O'Hara was 41 years old when the Civil War began.
was admitted to the bar in 1842. He decided to forgo law and went to journalism in 1845, just before being appointed for a position in the United States Treasury Department in 1845.
As the Mexican-American War was beginning, O'Hara signed up for the U.S. Army on June 26, 1846. He served under General Gideon J. Pillow as they advanced upon Mexico City.
O’Hara wrote the poem, “Bivouac of the Dead” as a remembrance of the many casualties suffered by the Second Kentucky Regiment of Foot Volunteers who fought at the Battle of Buena Vista. The verse was produced for the dedication ceremony for a monument erected to the men. The battle of February 22-23, 1847, saw 4,759 Americans under the command of General Zachary Taylor repulse an estimated force of 18,000 Mexicans led by President Antonio Lopez de Santa Anna. More Americans fell at Buena Vista—267 killed and 456 wounded—than any other battle in the war.
O'Hara was honorably discharged on October 15, 1848. After the war ended in 1848, O'Hara returned to Washington, D.C. to continue his law practices until 1851.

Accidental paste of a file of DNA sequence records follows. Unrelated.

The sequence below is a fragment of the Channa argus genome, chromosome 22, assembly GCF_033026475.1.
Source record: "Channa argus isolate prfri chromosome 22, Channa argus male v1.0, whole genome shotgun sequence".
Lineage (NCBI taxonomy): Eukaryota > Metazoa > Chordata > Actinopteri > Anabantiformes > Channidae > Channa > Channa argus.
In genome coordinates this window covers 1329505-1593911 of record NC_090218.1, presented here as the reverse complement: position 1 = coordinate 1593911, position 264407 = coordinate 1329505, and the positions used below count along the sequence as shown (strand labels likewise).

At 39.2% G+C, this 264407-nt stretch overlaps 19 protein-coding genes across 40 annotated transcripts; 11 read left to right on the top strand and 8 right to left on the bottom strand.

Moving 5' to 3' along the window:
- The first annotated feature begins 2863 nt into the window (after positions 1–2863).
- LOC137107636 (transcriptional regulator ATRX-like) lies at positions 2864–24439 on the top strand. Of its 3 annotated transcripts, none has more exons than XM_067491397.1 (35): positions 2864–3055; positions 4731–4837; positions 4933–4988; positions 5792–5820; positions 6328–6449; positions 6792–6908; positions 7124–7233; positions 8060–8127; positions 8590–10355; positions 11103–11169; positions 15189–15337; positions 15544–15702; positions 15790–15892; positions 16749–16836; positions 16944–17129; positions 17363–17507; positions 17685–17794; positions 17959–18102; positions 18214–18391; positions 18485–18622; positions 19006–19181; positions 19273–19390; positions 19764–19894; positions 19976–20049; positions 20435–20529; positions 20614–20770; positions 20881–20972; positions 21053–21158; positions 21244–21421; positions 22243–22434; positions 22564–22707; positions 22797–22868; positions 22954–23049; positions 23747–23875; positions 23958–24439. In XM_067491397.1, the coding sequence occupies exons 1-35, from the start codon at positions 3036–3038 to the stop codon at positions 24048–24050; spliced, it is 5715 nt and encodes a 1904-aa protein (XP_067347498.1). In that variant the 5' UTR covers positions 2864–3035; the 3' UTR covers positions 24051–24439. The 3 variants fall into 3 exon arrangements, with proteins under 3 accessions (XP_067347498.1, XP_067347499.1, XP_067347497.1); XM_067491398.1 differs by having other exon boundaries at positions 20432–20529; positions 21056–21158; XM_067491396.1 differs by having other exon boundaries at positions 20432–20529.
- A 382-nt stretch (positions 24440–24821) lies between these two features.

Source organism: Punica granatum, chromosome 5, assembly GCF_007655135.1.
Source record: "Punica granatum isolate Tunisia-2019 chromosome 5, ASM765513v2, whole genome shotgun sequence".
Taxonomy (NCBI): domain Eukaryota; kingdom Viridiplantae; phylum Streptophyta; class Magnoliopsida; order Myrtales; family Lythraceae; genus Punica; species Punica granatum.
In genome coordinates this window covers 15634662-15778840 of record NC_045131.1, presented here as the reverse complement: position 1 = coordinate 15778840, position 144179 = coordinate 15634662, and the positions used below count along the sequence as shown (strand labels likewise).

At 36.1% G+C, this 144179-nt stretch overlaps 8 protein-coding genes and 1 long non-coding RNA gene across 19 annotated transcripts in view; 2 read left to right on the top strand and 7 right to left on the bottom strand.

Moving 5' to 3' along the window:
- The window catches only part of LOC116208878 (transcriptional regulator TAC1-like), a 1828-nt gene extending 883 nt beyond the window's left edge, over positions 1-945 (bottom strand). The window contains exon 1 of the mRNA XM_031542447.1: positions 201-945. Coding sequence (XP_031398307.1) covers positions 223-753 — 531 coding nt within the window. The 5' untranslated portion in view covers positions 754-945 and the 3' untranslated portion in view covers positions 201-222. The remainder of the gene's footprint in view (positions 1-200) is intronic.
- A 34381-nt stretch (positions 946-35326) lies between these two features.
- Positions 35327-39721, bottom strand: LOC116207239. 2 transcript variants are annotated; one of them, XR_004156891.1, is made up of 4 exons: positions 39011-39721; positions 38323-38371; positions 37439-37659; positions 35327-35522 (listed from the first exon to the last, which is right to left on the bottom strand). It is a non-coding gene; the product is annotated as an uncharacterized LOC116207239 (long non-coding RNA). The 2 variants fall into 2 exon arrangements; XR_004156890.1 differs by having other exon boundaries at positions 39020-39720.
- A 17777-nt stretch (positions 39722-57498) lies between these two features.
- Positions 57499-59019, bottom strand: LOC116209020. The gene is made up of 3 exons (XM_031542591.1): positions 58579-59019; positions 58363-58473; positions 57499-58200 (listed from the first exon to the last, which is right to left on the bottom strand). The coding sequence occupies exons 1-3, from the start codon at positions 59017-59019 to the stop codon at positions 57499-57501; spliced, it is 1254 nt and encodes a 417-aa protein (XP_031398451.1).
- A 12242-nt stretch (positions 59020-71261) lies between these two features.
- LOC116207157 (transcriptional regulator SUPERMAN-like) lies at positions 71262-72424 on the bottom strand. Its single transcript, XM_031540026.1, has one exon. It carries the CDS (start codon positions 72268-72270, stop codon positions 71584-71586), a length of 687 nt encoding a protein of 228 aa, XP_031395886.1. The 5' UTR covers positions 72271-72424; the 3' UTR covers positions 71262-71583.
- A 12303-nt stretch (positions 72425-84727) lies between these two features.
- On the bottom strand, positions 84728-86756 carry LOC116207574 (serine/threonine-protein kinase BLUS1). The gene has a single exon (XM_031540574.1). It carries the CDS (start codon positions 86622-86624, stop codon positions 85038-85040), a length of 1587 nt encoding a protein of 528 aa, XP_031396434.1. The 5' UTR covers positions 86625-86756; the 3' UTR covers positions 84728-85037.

Lopez, O'Hara commanded a regiment, with the rank of colonel, in the hopes of removing Spanish rule from Cuba. In the battle of Cardenas on May 18, 1850, he suffered a severe injury. After Lopez failed and died in his Cuba position in 1851, O'Hara returned to Kentucky, after fellow Kentuckians serving in Cuba took him with them as they escaped, returning to the United States.
|Grave of Theodore O'Hara|
The muffled drum's sad roll has beat
The soldier's last tattoo;
No more on Life's parade shall meet
That brave and fallen few.
On fame's eternal camping ground
Their silent tents to spread,
And glory guards, with solemn round
The bivouac of the dead.
Because he served for the Confederacy, O'Hara often goes uncredited when the quatrain is used in a non-Confederate cemetery setting. Although stanzas from Theodore O’Hara’s poem, “Bivouac of the Dead,” are inscribed on iron tablets found throughout this country’s national cemeteries, there is little public recognition of this poet-soldier. Quartermaster General Montgomery C. Meigs directed that lines from “Bivouac” grace the entrance to Arlington National Cemetery.